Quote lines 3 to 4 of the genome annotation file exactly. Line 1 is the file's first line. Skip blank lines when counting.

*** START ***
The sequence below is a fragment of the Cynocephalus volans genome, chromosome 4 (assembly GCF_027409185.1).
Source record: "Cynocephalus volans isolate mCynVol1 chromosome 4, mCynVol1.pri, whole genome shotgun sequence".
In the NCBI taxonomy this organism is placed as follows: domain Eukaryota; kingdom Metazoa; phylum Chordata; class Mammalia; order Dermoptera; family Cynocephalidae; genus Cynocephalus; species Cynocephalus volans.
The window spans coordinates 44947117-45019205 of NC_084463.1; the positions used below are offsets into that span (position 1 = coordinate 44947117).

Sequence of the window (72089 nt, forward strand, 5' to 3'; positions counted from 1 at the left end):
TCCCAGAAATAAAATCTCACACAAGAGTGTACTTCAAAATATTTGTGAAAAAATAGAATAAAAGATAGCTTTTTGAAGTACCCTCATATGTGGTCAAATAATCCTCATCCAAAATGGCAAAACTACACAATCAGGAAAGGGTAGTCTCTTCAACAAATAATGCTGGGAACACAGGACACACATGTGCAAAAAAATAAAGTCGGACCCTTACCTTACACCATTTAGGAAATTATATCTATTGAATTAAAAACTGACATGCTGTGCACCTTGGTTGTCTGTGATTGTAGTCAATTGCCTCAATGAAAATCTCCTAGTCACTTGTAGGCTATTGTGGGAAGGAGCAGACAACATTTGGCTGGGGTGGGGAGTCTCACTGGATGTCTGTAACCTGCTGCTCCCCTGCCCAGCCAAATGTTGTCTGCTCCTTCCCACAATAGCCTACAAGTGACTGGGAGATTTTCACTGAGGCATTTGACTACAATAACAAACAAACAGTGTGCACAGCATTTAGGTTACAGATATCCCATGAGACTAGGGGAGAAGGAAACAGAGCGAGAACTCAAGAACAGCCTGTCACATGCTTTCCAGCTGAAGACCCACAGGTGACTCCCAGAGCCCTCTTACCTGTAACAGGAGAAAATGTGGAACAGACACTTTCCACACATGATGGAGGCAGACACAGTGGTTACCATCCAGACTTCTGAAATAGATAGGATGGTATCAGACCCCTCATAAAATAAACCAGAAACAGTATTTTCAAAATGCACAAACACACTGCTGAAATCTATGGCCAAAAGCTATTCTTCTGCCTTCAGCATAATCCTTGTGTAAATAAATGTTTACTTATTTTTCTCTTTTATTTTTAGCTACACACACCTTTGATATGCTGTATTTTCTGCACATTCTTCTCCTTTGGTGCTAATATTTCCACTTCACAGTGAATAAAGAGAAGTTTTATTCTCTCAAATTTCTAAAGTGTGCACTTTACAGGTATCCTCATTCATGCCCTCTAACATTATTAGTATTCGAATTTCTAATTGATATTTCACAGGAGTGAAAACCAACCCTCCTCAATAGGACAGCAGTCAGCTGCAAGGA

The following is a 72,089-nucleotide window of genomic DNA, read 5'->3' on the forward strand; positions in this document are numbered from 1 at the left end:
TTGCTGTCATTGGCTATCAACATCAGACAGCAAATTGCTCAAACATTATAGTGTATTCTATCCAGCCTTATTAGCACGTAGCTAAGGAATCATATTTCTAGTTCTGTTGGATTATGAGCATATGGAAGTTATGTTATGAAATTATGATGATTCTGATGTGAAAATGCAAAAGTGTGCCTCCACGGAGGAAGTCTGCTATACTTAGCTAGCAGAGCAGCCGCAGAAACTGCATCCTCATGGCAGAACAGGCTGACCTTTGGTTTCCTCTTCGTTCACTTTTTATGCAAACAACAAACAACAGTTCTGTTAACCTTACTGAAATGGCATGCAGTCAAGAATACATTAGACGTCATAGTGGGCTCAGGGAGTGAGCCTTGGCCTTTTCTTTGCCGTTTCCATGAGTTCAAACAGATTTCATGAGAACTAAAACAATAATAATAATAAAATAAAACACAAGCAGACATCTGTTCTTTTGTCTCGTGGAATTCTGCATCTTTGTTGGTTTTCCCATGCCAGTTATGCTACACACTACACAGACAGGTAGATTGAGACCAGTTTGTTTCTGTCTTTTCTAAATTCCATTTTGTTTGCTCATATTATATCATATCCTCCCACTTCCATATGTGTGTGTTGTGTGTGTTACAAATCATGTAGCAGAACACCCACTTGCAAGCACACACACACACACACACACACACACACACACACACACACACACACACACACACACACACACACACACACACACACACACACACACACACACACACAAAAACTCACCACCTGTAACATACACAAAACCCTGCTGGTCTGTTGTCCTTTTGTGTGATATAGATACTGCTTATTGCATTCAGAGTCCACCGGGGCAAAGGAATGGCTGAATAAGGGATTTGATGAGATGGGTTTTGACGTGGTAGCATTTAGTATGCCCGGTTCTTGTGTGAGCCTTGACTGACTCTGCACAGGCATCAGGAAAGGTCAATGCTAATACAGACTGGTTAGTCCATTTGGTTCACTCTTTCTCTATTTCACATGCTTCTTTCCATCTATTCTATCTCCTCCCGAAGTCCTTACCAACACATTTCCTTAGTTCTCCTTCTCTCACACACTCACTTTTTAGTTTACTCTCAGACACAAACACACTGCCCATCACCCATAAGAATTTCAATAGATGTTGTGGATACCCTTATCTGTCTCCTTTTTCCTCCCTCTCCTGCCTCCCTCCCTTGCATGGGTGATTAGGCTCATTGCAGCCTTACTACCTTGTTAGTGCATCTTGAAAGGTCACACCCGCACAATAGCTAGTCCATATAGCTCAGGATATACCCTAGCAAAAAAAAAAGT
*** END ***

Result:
In the NCBI taxonomy this organism is placed as follows: domain Eukaryota; kingdom Metazoa; phylum Chordata; class Mammalia; order Dermoptera; family Cynocephalidae; genus Cynocephalus; species Cynocephalus volans.
The window spans coordinates 44947117-45019205 of NC_084463.1; the positions used below are offsets into that span (position 1 = coordinate 44947117).